The SU Student Guide to Preparing for Graduate School suggests a number of questions to ask yourself before deciding to continue your education:
What do I want to accomplish in my lifetime?
What are my long-range and short-range career goals?
Is graduate study necessary for me to achieve these goals?
Do I have the interest and abilities to be successful in a graduate program?
What type of value if any do I place on attaining a graduate degree?
Am I mentally and physically prepared to undertake such a long-term academic commitment?
At the present time do I have other needs that conflict with pursuing a graduate degree?
Do I have enough information about this career field to determine if I want to make a long term commitment of pursuing a graduate degree?
Can I realistically invest the time and money required to pursue another academic degree?
If you think you may be interested in graduate school start gathering information about graduate programs and their admissions requirements. Ideally you should decide by the end of your junior year to seek admission so that you will have ample time during senior year to complete the application process.
Some things to consider when selecting a graduate program:
Degrees offered – see below
National ranking/ Quality of faculty
Admission requirements – see below
Financial aid – see below
The American Sociological Association (ASA) Guide to Graduate Departments available in the Sociology Department office (Fulton Hall, Room 266) has information on over 200 graduate programs. One of the appendices is an "Index of Special Programs,” which lists the schools specializing in particular areas of sociology.
In general, the better programs are more competitive. You will probably want to apply to several schools, including at least one or two that are less exclusive.
The master's degree requires one to two years of full-time graduate coursework. It may also require passing a comprehensive exam and/or writing a major paper.
The doctoral degree requires about two more years of full-time coursework beyond the master's. It usually requires an oral or written comprehensive exam after which the student is eligible to complete the degree by writing a doctoral dissertation. The dissertation is based on an original research project conducted under the direction of a faculty committee. The entire process usually takes four to six years after graduating from college.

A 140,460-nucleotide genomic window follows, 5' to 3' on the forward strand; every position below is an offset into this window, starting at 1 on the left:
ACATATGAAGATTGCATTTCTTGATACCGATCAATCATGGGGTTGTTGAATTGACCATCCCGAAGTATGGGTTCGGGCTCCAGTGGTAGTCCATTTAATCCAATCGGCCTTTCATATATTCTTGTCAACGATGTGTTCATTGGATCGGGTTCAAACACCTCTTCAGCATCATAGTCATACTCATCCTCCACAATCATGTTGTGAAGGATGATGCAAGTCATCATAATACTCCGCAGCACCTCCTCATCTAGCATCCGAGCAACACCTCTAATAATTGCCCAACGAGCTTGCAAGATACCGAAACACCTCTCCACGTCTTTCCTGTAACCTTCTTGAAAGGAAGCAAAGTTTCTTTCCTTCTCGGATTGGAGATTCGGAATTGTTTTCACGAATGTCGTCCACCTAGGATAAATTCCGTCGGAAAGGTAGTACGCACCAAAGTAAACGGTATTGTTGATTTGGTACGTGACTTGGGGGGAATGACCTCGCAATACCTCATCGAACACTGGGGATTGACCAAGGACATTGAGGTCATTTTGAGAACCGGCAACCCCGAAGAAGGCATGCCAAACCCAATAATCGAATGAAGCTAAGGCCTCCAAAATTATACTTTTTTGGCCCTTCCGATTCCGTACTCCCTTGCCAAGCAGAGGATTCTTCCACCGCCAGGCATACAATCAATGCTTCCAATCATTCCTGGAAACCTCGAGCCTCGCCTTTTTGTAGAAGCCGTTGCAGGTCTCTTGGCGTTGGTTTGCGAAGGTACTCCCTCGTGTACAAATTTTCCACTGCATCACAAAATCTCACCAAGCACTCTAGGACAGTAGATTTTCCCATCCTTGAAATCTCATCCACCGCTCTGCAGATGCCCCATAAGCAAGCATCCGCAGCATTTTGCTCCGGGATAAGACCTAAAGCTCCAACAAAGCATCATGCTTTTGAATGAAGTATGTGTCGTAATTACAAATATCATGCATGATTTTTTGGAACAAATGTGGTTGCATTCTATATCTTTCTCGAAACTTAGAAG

GPA: Graduate schools usually expect an overall grade point average of at least 3.0. They may also consider your GPA in sociology courses specifically.
Tests: Many schools require one or both parts of the Graduate Record Exam. There is an "aptitude test" measuring general academic ability and an "advanced test" in sociology. Information and applications are available at the Center for Personal and Professional Development.
Transcripts: Contact the Registrar's office to arrange to have your transcript sent.
Letters of reference: Request these from faculty or from others who are in a position to evaluate your work. It is most helpful if your referees know something about you in addition to your grade in a course something that makes your qualifications stand out from those of other students.
Personal statement: This is your opportunity to call attention to any personal qualities or accomplishments that might otherwise go unnoticed. The graduate faculty will be looking for signs of maturity thoughtfulness and dedication to sociology.
Graduate students are not normally eligible for assistance based on financial need. They may continue to rely on student loans although doing so for many years is to be avoided if possible. The best way to finance graduate school is to receive support from the university itself which takes several forms:
Fellowships from federal agencies and foundations: These are often channeled through the university which selects the recipients from among their most promising students.
Teaching assistantships: Teaching assistants receive a stipend and usually a tuition waiver or reduction as well. They are normally responsible for moderating discussions when large lecture classes are divided into smaller discussion classes. Advanced graduate students may teach their own classes.
Research assistantships: The financial arrangements are similar to teaching assistantships but the work involves assisting faculty with research projects.
Tuition waivers: Graduate students without other forms of assistance are sometimes granted tuition waivers.
Some universities have far more financial aid to distribute than others especially because they have large research grants. It is helpful to know what percentage of graduate students are receiving assistance.